Evening panorama shot of Dry Lake with plenty of glare from the setting sun
Evening panorama shot of Dry Lake with plenty of glare from the setting sun

 

 

Day 3:  We foolishly decided to traverse to Dollar Lake from Dry Lake by staying at 9000 feet elevation

 

We foolishly decided to traverse to Dollar Lake from Dry Lake by staying at 9000 feet elevation (or so) the entire way.  We saw this cross-country route on Hikin’ Jim’s awesome San Gorgonio CalTopo Map, and thought that it might save us from hiking all those extra miles on the main trails, and also from dropping down to 8200 feet along the way.  The direct route was only two miles, rather than five, so it had to be better.  Right?  Right?  Wrong.  It was the shortcut from hell, and it took us five hours to get to Dollar Lake!  On the way back, we wisely chose the main trails and it only took us three and a half hours.  All in all, it was a very tough hike, but I’m still glad that we took the crazy route.

It's a new day and Vicki put her I Climbed the Nine Peaks patch on her hat
It’s a new day and Vicki put her “I Climbed the Nine Peaks” patch on her hat

We knew it was going to be a long, tough day, so we packed plenty of water and headed off toward Dry Lake.  We went around to the far side and climbed up out of the bowl, hiking off-trail.  And the hiking becane difficult immediately, over an undulating countryside filled with piles of granite boulders and thorny bushes.  The dead trees didn’t help much either.

We climbed up onto the jumbled granite boulders to the west of Dry Lake
We climbed up onto the jumbled granite boulders to the west of Dry Lake
San Gorgonio Mountain and Jepson Peak from the high, boulder-studded plateau west of Dry Lake
San Gorgonio Mountain and Jepson Peak from the high, boulder-studded plateau west of Dry Lake

There were a couple of flat areas where water flow had left behind flat silty plains of dirt, but for the most part the hiking remained slow, and the route-finding was challenging.  Did we want to hike on bad terrain, or worse terrain?  Those were our only choices.

A flat flood plain on the plateau west of Dry Lake
We came upon a flat flood plain on the plateau
We think that these might be Mountain Lion tracks
We think that these might be Mountain Lion tracks

This area was supposedly under the influence of a glacier situated on the northern slope of San Gorgonio Mountain during the last Ice Age.  These piles of rocks are evidence of the glacier advancing and retreating a number of times during that period.  Hikin’ Jim calls this area the “Glacial Chop Country.”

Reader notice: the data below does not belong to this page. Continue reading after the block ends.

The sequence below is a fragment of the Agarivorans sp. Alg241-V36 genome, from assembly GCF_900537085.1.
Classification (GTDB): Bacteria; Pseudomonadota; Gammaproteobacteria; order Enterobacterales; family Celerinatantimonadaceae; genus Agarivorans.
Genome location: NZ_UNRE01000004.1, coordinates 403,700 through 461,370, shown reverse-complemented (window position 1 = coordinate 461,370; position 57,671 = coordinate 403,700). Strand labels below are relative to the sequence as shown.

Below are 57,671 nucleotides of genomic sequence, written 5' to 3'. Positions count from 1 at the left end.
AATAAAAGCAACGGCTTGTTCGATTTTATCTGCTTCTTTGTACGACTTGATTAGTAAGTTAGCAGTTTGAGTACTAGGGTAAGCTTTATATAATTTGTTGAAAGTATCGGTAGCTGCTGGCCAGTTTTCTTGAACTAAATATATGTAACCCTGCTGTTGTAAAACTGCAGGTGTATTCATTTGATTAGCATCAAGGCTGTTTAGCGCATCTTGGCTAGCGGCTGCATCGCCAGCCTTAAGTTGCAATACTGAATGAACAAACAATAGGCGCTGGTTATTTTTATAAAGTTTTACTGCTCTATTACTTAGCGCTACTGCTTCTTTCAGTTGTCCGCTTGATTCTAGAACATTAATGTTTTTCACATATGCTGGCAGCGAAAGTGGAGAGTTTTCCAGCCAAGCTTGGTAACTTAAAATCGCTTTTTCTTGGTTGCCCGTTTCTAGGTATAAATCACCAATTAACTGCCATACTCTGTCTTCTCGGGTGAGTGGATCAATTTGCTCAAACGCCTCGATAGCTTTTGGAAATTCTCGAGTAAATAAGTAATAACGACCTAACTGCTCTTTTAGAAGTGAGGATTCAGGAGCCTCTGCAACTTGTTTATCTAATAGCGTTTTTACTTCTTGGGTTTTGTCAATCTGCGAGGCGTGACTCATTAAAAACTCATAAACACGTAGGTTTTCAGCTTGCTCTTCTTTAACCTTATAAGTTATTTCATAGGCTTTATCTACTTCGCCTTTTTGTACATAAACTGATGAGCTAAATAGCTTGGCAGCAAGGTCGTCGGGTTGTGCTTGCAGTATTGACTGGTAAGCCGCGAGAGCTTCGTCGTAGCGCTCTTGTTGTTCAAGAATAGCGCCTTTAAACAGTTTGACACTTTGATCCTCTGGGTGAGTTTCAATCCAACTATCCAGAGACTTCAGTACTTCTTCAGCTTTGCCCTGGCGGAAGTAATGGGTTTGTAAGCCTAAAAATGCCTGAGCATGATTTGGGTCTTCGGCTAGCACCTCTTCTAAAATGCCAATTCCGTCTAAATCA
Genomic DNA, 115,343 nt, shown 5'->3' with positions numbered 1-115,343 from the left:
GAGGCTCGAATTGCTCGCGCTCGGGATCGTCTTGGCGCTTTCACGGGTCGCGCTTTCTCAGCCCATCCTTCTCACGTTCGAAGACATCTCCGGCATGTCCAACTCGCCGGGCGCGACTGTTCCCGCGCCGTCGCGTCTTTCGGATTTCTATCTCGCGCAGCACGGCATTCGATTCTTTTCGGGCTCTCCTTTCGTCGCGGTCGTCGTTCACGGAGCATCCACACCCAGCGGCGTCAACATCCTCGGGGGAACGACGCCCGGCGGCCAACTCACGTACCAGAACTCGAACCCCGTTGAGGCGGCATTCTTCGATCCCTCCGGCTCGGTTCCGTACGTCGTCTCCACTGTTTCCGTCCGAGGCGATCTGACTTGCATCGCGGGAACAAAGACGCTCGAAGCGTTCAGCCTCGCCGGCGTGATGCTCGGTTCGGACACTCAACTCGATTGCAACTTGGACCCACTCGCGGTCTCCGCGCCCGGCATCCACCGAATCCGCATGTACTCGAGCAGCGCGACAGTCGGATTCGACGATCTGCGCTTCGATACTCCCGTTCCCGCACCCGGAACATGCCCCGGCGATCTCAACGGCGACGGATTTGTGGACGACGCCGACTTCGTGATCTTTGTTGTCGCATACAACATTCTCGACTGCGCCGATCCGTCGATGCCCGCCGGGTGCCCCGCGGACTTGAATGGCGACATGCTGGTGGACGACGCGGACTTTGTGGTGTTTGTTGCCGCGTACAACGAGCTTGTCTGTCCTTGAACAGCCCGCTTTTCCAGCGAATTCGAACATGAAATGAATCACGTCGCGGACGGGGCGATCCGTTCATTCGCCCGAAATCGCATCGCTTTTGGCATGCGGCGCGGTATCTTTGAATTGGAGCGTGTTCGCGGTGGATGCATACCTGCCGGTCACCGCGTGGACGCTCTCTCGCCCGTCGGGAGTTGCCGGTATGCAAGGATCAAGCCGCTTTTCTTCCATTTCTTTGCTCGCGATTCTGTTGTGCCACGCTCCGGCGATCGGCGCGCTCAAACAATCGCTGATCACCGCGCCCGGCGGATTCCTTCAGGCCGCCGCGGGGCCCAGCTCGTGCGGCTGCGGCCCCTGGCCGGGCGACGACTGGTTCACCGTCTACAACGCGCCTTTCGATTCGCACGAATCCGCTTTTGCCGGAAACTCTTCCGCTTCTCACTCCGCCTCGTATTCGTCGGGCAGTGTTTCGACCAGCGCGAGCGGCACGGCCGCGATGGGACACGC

Hiking was slow across the boulder-strewn moraine on the Dry-Dollar Traverse
Hiking was slow across the boulder-strewn moraine on the Dry-Dollar Traverse
Vicki takes a break before the first deep cleft we have to cross on the Dry Lake to Dollar Lake Traverse
We took a break before the first deep cleft we had to cross, and considered our path forward

After the saga of the boulder-strewn moraine, we discovered new problems:  The side of Charlton peak had a number of deep clefts, or water/avalanche courses and somehow we had to get past all of them if we were to reach Dollar Lake.  And this first one was a doozy, very deep and wide.  The second one wasn’t much better.  I checked the map but we didn’t have much choice.  Except to climb higher to a flatter area, but Vicki didn’t like that idea at all.  The whole point of this entire crazy hike was to stay at the same elevation, wasn’t it?  So we dropped a bit into the two big clefts and climbed back out.  After that, we’d simply be hiking along the north slope of Charton Peak. How hard could that be?  Well, we’d soon find out.

Side-hilling on the steep slope below Charlton Peak
Side-hilling across the steep slope below Charlton Peak. This got old real quick.
One of several Avalanche Chutes on the eastern slope of Charlton Peak - and we had to cross it!
One of several Avalanche Chutes on the eastern slope of Charlton Peak – and we had to cross them all!
Good thing Vicki is wearing her bushwhacking leg covers as she climbs up into the chinquapin bushes
Good thing Vicki was wearing her bushwhacking leg covers as she climbed up into the chinquapin bushes
View down into the big avalanche chute on the east side of Charlton Peak
View down into the biggest avalanche chute
This section on the east side of Charlton Peak burned so much that even the rocks look burned
This section of the mountainside burned so much that even the rocks look burned